The Making of N327GM...

Lee Scatt

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Thanks for the tip, Lee. I'll take all the feedback you guys can give... I'm new to this, and appreciate any and all tips and ideas for improvement you have.

I'm assuming when you say "scribe", that you really just mark the dykem itself?
Yes, very lightly,but a light scratch will polish out if, you get a little heavy.

I only marked inside of which will be drilled away anyhow.
It is easily re-marked if in error, and easy to see when re-checking your measurements.
I also used it on the sawn edges of my plates as an indicator for straightness.
Hit it on the belt sander to indicate the high spots, hand file them down to close,and finish off on the belt sander.
 

Jazzenjohn

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If you're doing alot of filing on aluminum, get yourself a file card which is a flat piece of wood with short wire bristles on one side. Use it often to get the aluminum out of the teeth of the file. Also, go to the dollar store and get some big fat sidewalk chalk the kids use to draw on sidewalks. Rub that on the file before you use it as a lubricant and to help keep the aluminum from getting stuck in the teeth. The combination of the chalk and the file card makes filing pretty painless. You can use Dykem or a felt tip pen to mark the aluminum. You can very lightly scribe a line in the dye to make an extremely easy to see sharp line. If you're scribing so hard you pull a chip you're damaging the aluminum. Another great tool for dressing edges is this: http://www.mcmaster.com/#bur-tools/=c8ymy4

Using some tap magic or other cutting fluid makes cutting and drilling easier, the chips less likely to stick to the drill bit, and the drills stay sharper longer. It is messier though.

http://www.mcmaster.com/#coolants/=c8yok9
 
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GaryMac

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Building a Genesis G1sa
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Thanks for the tips, Lee and John. I have some sidewalk chalk in the garage, so I'll give it a try on the next filing job.

Did a little more work tonight.... nothing major. Finished drilling the holes on brake cable guide blocks, rough cut and drilled the drag link supports, re-did the rudder cable attachment pieces for the rudder pedals, and filed the steel nose gear support blocks down to final shape. It's raining here now, so I'll have to wait to primer these parts until tomorrow night.

Here's some of the parts laid out on the plans....



Here's the nose gear supports, after filing.



John Rountree tells me that my kit is now in San Diego, but that customs wants to go through it. Hopefully that will go quickly. Then it will be on a truck and headed for Texas. Can't wait to get my hands on all those new parts....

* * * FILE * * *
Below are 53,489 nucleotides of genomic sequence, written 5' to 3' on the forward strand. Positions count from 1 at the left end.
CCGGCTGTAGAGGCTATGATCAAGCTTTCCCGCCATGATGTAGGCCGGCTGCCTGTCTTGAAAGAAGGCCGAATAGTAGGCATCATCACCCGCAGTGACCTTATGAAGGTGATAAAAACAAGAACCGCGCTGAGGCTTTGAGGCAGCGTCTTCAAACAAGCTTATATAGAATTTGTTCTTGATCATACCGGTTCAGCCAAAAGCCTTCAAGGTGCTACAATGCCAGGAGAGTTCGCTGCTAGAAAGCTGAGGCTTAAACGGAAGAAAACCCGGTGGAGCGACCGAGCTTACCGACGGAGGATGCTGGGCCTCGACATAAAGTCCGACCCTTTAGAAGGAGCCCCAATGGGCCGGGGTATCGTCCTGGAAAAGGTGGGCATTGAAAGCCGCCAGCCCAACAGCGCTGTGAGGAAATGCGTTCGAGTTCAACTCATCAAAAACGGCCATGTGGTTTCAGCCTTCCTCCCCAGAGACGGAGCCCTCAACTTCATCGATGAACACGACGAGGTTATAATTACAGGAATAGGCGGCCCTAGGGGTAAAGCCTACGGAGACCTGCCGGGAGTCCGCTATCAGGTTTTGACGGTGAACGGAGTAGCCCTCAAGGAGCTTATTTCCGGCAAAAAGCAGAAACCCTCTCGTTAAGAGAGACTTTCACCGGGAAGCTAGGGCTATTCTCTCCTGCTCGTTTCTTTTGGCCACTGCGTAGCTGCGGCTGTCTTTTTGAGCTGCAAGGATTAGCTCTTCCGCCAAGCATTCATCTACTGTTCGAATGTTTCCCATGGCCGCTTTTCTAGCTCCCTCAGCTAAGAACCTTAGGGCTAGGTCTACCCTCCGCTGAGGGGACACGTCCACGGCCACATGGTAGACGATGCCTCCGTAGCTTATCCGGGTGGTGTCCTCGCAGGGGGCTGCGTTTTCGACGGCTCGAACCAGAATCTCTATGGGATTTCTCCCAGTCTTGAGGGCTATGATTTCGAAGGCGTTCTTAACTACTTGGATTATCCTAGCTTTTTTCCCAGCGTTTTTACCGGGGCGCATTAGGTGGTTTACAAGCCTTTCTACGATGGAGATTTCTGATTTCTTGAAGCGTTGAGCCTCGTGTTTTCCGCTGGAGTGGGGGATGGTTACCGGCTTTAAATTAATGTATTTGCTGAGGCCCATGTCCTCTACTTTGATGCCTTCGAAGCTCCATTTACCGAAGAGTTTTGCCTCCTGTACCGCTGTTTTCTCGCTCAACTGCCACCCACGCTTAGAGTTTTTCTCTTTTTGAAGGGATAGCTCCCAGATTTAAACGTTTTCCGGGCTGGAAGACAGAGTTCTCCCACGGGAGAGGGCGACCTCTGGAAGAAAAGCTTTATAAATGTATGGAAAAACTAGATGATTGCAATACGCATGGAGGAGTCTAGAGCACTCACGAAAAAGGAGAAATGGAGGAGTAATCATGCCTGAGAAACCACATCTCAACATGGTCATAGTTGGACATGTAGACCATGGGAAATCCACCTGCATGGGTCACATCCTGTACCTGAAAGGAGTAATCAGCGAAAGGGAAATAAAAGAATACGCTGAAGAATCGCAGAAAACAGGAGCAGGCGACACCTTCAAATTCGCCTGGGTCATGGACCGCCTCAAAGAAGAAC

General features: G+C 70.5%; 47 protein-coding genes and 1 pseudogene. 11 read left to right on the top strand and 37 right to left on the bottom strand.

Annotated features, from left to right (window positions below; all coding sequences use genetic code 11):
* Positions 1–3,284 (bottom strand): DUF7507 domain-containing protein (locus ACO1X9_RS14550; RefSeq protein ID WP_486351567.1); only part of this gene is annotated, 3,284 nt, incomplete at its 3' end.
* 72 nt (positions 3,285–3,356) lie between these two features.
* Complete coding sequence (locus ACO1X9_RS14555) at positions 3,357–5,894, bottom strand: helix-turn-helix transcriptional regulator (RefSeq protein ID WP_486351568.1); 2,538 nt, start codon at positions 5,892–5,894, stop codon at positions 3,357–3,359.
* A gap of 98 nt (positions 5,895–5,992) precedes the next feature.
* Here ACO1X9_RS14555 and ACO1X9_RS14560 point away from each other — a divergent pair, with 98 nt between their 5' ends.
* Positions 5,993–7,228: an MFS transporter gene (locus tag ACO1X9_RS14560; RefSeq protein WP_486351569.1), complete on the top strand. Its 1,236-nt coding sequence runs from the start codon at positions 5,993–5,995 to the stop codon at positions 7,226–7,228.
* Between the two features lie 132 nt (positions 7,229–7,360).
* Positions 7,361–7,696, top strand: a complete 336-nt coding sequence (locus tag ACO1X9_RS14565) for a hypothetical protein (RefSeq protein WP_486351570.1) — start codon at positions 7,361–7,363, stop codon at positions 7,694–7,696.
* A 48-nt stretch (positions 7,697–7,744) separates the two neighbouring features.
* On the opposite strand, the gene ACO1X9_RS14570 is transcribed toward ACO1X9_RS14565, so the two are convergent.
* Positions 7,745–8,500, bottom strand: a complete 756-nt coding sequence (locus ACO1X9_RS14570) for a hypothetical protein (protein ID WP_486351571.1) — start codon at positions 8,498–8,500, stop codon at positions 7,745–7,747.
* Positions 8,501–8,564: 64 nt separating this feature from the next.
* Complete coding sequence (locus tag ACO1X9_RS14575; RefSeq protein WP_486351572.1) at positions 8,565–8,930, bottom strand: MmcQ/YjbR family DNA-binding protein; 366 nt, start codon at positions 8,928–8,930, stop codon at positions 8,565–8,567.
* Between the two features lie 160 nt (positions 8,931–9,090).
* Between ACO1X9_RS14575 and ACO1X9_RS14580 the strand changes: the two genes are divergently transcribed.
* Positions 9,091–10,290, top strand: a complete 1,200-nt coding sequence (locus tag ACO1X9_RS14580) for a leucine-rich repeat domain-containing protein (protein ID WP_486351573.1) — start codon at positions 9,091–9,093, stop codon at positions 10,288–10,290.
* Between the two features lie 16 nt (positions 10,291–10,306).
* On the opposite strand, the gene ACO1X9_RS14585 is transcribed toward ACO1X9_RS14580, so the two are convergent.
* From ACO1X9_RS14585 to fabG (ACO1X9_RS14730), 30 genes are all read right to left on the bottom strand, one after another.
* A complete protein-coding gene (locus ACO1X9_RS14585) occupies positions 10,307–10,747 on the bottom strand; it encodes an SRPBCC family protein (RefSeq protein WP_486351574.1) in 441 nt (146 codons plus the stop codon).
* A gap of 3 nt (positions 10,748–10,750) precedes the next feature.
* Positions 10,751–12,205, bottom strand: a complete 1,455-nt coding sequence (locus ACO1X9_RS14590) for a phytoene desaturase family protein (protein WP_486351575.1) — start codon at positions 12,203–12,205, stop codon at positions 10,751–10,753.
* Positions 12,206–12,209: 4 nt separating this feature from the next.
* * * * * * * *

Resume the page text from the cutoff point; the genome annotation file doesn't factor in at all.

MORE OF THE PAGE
I also downloaded the free 15 day trial of from kitlog.com. I'm trying it out for a few days to see if it's how I want to document the project. Seems pretty easy to use, and I like the format on the canned reports that it can do. Still need to experiment with it's post to internet capabilities. More to come on that as I use it.
 
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Resasi

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100+ gyro, 16,000+ other
Gary that Kitlog looks very interesting indeed, great find.

Be good to get your feedback on how you find that.

I will admit that the Genesis would be a good fall back to the Arrowcopter... hey guys we can all dream right! And this may well be the way to log the build.

Stu and I muddled along and it was pretty half-assed. Piles of dog eared receipts, photos and entries on memo pads and sheets of paper. He tidied it up pretty good at the end, but this looks a much better way to go.
 

Earthboundmisft

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Use dykem like Scatt said, only use a pair of dial calipers to gauge, and as a scribe.
The edge of the open jaws makes a beautiful line, and stays sharp for years.
Use one edge of the open jaws to drag along the end of the workpiece,
while the other edge of the open jaws scribes your line, GET IT?
 

GaryMac

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Hey, Mike.... I get it.... I just haven't gone out and got the dykem and calipers yet. Was at Lowes at lunchtime today, but they were out of the calipers. I'll try a different store tomorrow.

As for tonight..... it's been grinding, filing, sanding.... grinding, filing, sanding.... spent an hour cleaning up and doing some grinding, filing, and sanding.